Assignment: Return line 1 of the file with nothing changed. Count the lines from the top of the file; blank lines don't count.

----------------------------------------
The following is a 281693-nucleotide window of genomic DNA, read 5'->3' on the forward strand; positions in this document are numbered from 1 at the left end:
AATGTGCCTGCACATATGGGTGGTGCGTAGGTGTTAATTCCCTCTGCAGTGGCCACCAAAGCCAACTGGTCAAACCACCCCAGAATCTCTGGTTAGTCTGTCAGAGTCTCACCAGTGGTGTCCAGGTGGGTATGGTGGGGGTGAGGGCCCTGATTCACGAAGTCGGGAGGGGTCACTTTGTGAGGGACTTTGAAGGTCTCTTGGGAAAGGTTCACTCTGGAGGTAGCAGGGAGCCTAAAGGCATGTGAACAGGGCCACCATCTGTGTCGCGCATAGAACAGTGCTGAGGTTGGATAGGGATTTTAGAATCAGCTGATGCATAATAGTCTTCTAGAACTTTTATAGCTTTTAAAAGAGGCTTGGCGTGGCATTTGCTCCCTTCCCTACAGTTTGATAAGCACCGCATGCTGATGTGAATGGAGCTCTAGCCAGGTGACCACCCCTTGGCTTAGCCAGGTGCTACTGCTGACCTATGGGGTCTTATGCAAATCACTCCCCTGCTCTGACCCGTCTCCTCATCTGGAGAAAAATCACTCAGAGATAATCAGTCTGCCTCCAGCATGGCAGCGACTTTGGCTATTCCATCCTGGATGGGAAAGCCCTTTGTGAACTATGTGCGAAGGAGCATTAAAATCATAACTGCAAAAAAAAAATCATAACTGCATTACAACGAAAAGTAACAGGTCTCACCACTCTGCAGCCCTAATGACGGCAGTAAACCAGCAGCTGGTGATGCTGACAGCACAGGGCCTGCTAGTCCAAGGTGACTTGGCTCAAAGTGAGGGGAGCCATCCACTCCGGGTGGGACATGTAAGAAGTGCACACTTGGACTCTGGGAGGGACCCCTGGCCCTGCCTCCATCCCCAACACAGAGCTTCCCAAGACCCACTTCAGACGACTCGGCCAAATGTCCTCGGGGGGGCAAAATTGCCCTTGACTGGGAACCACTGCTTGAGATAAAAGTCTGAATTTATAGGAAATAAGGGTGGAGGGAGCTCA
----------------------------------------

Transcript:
The following is a 281693-nucleotide window of genomic DNA, read 5'->3' on the forward strand; positions in this document are numbered from 1 at the left end: